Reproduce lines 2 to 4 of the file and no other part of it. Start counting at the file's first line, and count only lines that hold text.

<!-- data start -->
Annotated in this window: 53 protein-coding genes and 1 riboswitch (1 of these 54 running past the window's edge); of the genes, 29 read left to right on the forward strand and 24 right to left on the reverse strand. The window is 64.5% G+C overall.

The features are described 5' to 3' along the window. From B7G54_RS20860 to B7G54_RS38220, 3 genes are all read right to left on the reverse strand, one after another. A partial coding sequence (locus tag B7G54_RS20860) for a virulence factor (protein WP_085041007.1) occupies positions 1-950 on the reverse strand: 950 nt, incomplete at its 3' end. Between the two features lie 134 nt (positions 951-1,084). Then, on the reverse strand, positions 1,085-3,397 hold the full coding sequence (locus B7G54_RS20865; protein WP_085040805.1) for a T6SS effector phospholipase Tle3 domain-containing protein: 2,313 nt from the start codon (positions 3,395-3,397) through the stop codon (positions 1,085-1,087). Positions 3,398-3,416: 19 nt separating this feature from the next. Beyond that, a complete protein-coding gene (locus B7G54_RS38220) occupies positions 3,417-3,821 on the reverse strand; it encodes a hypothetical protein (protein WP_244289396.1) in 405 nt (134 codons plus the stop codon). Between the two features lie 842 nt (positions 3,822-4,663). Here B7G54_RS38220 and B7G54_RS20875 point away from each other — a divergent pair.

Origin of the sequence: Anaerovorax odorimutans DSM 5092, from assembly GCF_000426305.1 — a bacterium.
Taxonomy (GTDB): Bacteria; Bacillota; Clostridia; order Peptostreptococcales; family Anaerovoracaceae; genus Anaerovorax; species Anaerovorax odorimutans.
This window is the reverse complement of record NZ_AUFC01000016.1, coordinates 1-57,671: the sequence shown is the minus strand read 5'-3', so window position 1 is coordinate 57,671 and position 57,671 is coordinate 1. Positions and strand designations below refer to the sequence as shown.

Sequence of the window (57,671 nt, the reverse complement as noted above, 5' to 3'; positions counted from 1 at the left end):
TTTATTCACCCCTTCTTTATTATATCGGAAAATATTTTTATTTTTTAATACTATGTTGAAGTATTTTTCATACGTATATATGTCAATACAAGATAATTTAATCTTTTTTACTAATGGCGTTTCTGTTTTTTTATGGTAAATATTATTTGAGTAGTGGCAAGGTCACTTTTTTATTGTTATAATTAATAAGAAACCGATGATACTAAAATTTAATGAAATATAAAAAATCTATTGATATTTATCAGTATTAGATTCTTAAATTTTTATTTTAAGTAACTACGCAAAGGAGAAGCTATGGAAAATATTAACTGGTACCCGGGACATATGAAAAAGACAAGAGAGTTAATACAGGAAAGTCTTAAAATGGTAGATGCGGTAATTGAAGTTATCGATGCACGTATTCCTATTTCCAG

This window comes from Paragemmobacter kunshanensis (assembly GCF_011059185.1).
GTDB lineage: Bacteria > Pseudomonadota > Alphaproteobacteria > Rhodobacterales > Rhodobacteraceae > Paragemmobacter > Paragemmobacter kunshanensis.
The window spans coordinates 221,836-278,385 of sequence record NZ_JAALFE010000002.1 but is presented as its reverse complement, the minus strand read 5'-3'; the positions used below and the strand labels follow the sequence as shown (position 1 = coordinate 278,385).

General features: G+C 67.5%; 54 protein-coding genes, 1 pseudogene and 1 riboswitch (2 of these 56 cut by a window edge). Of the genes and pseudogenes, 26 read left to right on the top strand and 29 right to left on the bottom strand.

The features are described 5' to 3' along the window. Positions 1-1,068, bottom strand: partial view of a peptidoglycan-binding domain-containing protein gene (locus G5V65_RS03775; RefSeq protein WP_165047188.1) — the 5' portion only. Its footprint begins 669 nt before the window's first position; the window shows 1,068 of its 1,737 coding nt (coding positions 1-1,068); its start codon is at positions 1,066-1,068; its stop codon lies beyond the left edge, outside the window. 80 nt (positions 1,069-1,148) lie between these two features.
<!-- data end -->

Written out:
The features are described 5' to 3' along the window. From B7G54_RS20860 to B7G54_RS38220, 3 genes are all read right to left on the reverse strand, one after another. A partial coding sequence (locus tag B7G54_RS20860) for a virulence factor (protein WP_085041007.1) occupies positions 1-950 on the reverse strand: 950 nt, incomplete at its 3' end. Between the two features lie 134 nt (positions 951-1,084). Then, on the reverse strand, positions 1,085-3,397 hold the full coding sequence (locus B7G54_RS20865; protein WP_085040805.1) for a T6SS effector phospholipase Tle3 domain-containing protein: 2,313 nt from the start codon (positions 3,395-3,397) through the stop codon (positions 1,085-1,087). Positions 3,398-3,416: 19 nt separating this feature from the next. Beyond that, a complete protein-coding gene (locus B7G54_RS38220) occupies positions 3,417-3,821 on the reverse strand; it encodes a hypothetical protein (protein WP_244289396.1) in 405 nt (134 codons plus the stop codon). Between the two features lie 842 nt (positions 3,822-4,663). Here B7G54_RS38220 and B7G54_RS20875 point away from each other — a divergent pair.

Origin of the sequence: Anaerovorax odorimutans DSM 5092, from assembly GCF_000426305.1 — a bacterium.
Taxonomy (GTDB): Bacteria; Bacillota; Clostridia; order Peptostreptococcales; family Anaerovoracaceae; genus Anaerovorax; species Anaerovorax odorimutans.